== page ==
Adherence to a comprehensive trading plan
Use of protective stops and profit targets
Aligning risk to reward
Prudently utilising leverage
No matter if you're trading futures, forex or stocks, the number-one reason a majority of traders are forced to leave the market is untimely capital loss. Through taking an aggressive stance toward risk management, the odds of blowing out the trading account fall dramatically.
Developing A Comprehensive Trading Plan
A robust trading plan addresses several elements essential to conducting operations in a regimented manner. The following questions must be answered thoroughly while in the process of building a rules-based approach to the markets:
Strategy:Is the adopted methodology rooted in technical or fundamental analysis? Is a swing, day, or intraday time frame most desirable? Is the strategy automated or discretionary?
Ideal Market(s):Which products offer optimal levels of liquidity and volatility for the selected strategy?
Money Management Parameters:Given the available capital resources, which safeguards are necessary to protect the account balance? What kind of trade management parameters are best suited for success?
Developing and following a suitable plan is the first step in eliminating many of the unnecessary risks associated with active trading. It must be easily understood and followed routinely in order to be effective. A comprehensive trading plan ensures the trader has the best possible chance of achieving replicable results.
Protective Stops And Profit Targets
Protective stops and profit targets are integral parts of almost any risk management approach. When used consistently and within the context of a comprehensive trading plan, stop losses and profit targets ensure that downside risk is limited while acceptable returns are locked in.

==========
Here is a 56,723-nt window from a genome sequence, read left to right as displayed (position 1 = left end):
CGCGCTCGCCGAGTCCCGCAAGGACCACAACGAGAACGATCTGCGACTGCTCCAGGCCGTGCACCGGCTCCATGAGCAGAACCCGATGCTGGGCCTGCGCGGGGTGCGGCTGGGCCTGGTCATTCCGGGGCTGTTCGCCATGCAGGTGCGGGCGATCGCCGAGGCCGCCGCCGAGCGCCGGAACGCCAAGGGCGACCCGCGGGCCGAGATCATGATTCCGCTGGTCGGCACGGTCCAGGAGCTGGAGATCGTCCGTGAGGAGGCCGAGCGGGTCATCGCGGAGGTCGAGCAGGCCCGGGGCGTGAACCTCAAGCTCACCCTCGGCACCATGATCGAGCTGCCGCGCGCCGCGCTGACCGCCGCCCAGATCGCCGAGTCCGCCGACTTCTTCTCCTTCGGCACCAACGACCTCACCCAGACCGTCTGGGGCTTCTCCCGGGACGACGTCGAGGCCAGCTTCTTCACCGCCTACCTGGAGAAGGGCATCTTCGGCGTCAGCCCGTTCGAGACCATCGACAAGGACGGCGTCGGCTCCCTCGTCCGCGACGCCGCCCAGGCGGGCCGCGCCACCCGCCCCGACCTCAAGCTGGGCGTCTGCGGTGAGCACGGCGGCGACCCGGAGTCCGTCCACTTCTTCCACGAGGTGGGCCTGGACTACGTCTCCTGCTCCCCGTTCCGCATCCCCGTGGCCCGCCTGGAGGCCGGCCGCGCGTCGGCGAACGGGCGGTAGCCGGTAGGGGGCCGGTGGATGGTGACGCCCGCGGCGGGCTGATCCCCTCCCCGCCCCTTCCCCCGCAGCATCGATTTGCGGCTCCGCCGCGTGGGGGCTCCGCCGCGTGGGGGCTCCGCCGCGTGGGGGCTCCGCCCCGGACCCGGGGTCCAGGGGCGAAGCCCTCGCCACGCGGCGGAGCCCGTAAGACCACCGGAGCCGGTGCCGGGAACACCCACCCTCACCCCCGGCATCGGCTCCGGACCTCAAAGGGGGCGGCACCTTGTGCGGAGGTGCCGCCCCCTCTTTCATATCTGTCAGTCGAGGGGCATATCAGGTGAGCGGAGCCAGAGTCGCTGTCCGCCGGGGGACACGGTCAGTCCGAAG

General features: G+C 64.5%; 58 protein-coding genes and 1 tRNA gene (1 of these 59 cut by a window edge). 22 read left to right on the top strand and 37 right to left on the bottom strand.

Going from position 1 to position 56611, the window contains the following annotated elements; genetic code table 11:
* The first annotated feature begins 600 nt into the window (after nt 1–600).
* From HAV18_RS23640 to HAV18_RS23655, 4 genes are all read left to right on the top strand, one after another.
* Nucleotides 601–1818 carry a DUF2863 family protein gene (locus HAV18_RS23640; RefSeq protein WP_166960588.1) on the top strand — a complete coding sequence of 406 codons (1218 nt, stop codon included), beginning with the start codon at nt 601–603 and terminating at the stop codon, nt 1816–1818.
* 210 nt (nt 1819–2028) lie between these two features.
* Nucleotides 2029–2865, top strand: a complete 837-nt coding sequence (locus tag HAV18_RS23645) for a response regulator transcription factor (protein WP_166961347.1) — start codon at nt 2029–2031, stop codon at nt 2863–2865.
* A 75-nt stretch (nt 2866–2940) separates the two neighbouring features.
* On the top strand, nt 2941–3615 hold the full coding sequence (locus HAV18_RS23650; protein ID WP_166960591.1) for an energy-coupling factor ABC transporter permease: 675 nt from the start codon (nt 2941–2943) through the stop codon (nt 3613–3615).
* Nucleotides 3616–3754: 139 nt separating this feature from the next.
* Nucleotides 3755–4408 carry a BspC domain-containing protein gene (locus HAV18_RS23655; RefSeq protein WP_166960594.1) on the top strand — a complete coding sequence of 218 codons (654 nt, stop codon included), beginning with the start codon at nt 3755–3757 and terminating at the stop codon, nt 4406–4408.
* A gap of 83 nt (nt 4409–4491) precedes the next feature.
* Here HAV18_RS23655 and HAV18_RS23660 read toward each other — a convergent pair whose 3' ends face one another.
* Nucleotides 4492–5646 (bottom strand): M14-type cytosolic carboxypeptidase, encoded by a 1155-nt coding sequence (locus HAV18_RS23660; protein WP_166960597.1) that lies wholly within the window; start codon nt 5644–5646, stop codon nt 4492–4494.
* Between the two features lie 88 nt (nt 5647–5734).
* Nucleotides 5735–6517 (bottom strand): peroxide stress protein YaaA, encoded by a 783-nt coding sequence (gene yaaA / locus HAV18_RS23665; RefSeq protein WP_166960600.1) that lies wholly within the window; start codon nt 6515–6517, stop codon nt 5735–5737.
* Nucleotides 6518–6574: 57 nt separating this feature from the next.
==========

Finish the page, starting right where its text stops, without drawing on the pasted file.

A protective stop or stop-loss is an order placed at market that runs contradictory to the direction of an open position. Protective stops are placed at a price level above active short positions (buy orders) and below open long positions (sell orders). Upon price reversing to the location of the stop loss, the open position is automatically liquidated or closed-out.
Stop-losses are one of the most valuable tools implemented by active traders to limit potential liabilities. They may be placed at market using any number of strat egies. Protective stops are typically utilised in concert with an appropriate risk/reward ratio, technical indicator or predetermined monetary value.
Profit targets are applied to lock-in or guarantee that a gain is realised from a beneficial move in pricing. Profit targets are executed in a similar fashion as stop-losses. A limit, stop-limit or stop-market order is placed at market in opposition to the open position—sells for longs and buys for shorts.
Profit targets and stop-losses play a key role in risk management. While the stop-loss limits a trade's ultimate downside, the profit target ensures that gains are realised and not given back in the wake of negative price action.
Balancing Risk and Reward, Understanding The Impact Of Leverage
The business of active traders is to frequently interact with a market, putting capital in harm's way to achieve financial gain. To accomplish this task consistently and avoid abnormal account drawdowns, risk must be properly aligned with reward.
A risk vs reward ratio is a tool used to quantify the potential return and risk exposure facing a specific trade. It may be defined in terms of currency, pips, or ticks. The setting of profit targets and stop losses are key elements in developing a risk vs reward ratio.